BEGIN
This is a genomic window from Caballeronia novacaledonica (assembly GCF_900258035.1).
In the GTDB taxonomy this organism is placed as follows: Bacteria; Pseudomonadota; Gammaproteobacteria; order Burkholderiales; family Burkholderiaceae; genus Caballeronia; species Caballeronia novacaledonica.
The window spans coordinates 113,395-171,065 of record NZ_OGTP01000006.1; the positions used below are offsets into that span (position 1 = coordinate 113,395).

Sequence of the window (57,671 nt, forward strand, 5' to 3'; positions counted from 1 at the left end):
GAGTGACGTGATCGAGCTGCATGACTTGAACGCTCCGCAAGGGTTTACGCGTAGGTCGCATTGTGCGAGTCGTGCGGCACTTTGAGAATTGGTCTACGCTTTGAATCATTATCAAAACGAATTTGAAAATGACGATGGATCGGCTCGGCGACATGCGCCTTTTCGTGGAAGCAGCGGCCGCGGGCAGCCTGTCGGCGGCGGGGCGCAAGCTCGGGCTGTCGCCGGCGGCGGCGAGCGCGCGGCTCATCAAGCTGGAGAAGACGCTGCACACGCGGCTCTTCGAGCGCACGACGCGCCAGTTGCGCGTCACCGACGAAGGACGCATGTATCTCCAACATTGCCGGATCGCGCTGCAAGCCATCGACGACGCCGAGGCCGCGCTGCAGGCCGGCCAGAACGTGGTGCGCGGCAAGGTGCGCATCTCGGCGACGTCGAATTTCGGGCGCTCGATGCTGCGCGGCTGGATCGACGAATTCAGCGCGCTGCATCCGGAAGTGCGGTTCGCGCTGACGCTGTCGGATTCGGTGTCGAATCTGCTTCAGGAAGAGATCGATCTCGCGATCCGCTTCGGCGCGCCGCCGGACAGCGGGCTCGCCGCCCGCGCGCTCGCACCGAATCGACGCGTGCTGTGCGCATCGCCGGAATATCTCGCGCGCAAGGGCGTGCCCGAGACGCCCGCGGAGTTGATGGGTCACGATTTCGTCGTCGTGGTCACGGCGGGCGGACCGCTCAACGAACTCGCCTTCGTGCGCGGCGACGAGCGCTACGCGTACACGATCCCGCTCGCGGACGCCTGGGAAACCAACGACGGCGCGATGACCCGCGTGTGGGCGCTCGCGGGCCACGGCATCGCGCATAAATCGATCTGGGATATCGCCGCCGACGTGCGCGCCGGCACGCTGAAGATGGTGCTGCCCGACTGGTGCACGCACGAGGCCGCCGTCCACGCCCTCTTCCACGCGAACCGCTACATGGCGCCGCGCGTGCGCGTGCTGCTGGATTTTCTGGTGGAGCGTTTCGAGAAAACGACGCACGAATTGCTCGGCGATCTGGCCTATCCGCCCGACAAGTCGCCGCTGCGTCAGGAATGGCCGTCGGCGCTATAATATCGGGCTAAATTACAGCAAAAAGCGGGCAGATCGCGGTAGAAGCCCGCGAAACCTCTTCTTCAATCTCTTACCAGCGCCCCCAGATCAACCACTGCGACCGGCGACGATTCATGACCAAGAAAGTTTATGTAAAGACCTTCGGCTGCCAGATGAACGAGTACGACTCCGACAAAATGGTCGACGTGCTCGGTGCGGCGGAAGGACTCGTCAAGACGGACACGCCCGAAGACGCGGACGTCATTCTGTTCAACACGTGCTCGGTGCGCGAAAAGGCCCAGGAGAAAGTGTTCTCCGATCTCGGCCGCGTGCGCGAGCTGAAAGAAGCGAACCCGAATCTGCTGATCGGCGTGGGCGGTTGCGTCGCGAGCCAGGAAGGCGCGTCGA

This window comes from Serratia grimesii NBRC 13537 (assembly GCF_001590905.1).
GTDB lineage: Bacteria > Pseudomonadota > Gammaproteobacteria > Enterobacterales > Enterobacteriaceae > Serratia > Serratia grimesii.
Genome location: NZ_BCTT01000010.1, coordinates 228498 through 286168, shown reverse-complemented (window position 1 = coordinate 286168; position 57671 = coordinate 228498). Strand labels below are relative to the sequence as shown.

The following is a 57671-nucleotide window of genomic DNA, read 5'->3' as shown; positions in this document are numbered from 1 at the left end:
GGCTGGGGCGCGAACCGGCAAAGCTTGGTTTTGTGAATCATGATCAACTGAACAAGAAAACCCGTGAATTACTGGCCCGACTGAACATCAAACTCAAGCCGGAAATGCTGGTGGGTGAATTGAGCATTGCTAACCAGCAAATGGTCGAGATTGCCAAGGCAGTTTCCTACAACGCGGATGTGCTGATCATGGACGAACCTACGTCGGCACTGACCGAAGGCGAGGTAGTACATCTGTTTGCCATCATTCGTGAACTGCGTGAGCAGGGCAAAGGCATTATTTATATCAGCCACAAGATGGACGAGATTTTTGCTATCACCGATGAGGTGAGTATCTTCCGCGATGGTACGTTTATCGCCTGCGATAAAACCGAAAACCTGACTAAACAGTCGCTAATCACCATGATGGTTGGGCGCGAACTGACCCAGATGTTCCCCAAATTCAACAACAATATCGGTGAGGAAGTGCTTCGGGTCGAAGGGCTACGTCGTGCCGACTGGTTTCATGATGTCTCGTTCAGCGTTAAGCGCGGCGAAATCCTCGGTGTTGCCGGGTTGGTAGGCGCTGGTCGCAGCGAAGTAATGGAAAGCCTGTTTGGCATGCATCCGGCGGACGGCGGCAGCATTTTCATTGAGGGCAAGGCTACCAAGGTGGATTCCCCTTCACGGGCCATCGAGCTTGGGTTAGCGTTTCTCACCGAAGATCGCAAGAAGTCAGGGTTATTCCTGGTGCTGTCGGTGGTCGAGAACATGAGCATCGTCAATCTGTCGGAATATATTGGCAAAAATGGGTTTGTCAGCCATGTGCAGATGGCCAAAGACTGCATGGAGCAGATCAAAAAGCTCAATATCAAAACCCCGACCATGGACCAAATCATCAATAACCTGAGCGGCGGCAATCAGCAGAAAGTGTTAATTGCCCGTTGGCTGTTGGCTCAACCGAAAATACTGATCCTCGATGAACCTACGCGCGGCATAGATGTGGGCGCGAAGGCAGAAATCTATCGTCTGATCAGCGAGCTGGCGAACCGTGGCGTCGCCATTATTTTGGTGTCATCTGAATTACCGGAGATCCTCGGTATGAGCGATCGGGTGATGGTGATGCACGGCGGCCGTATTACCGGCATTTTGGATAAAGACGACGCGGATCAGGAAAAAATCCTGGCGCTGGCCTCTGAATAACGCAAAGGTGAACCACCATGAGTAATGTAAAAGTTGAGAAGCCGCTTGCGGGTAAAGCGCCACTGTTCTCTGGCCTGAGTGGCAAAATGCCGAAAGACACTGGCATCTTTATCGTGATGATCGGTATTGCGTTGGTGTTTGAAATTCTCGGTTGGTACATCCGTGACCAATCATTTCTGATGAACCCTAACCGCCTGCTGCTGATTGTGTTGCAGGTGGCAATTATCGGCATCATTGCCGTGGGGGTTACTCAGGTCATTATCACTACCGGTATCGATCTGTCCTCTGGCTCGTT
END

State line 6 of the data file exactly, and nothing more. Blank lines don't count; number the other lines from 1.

This window comes from Serratia grimesii NBRC 13537 (assembly GCF_001590905.1).